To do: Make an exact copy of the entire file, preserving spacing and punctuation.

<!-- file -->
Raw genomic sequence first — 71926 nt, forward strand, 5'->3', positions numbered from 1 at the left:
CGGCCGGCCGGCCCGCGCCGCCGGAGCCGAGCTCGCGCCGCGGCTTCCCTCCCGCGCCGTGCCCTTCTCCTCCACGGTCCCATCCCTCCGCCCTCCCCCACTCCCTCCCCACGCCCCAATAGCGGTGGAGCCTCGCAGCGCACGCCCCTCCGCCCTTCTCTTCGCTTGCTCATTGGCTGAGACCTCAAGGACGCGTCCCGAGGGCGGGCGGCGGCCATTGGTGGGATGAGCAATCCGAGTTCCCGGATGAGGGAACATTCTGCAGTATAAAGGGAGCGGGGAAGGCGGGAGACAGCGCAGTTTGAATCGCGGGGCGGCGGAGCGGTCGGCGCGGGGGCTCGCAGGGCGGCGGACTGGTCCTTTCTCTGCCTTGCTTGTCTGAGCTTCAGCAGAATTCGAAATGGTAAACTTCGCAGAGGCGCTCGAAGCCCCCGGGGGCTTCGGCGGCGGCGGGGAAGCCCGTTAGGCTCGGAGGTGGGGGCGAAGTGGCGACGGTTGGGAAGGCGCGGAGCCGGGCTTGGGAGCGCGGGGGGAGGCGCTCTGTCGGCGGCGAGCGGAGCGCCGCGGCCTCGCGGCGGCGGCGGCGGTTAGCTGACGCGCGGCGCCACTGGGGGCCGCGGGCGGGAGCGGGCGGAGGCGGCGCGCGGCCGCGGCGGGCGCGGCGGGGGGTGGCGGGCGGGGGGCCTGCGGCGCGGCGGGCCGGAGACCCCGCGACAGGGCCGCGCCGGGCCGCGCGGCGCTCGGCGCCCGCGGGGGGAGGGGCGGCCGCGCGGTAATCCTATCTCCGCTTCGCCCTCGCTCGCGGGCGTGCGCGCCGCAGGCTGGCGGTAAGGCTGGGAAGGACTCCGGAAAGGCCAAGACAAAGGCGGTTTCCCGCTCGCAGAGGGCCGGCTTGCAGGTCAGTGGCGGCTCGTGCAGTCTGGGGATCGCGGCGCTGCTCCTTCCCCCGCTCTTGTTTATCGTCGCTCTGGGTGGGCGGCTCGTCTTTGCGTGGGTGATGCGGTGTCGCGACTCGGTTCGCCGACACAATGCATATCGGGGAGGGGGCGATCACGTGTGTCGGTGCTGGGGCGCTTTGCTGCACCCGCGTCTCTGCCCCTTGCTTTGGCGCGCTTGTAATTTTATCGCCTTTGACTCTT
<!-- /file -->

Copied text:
Raw genomic sequence first — 71926 nt, forward strand, 5'->3', positions numbered from 1 at the left:
CGGCCGGCCGGCCCGCGCCGCCGGAGCCGAGCTCGCGCCGCGGCTTCCCTCCCGCGCCGTGCCCTTCTCCTCCACGGTCCCATCCCTCCGCCCTCCCCCACTCCCTCCCCACGCCCCAATAGCGGTGGAGCCTCGCAGCGCACGCCCCTCCGCCCTTCTCTTCGCTTGCTCATTGGCTGAGACCTCAAGGACGCGTCCCGAGGGCGGGCGGCGGCCATTGGTGGGATGAGCAATCCGAGTTCCCGGATGAGGGAACATTCTGCAGTATAAAGGGAGCGGGGAAGGCGGGAGACAGCGCAGTTTGAATCGCGGGGCGGCGGAGCGGTCGGCGCGGGGGCTCGCAGGGCGGCGGACTGGTCCTTTCTCTGCCTTGCTTGTCTGAGCTTCAGCAGAATTCGAAATGGTAAACTTCGCAGAGGCGCTCGAAGCCCCCGGGGGCTTCGGCGGCGGCGGGGAAGCCCGTTAGGCTCGGAGGTGGGGGCGAAGTGGCGACGGTTGGGAAGGCGCGGAGCCGGGCTTGGGAGCGCGGGGGGAGGCGCTCTGTCGGCGGCGAGCGGAGCGCCGCGGCCTCGCGGCGGCGGCGGCGGTTAGCTGACGCGCGGCGCCACTGGGGGCCGCGGGCGGGAGCGGGCGGAGGCGGCGCGCGGCCGCGGCGGGCGCGGCGGGGGGTGGCGGGCGGGGGGCCTGCGGCGCGGCGGGCCGGAGACCCCGCGACAGGGCCGCGCCGGGCCGCGCGGCGCTCGGCGCCCGCGGGGGGAGGGGCGGCCGCGCGGTAATCCTATCTCCGCTTCGCCCTCGCTCGCGGGCGTGCGCGCCGCAGGCTGGCGGTAAGGCTGGGAAGGACTCCGGAAAGGCCAAGACAAAGGCGGTTTCCCGCTCGCAGAGGGCCGGCTTGCAGGTCAGTGGCGGCTCGTGCAGTCTGGGGATCGCGGCGCTGCTCCTTCCCCCGCTCTTGTTTATCGTCGCTCTGGGTGGGCGGCTCGTCTTTGCGTGGGTGATGCGGTGTCGCGACTCGGTTCGCCGACACAATGCATATCGGGGAGGGGGCGATCACGTGTGTCGGTGCTGGGGCGCTTTGCTGCACCCGCGTCTCTGCCCCTTGCTTTGGCGCGCTTGTAATTTTATCGCCTTTGACTCTT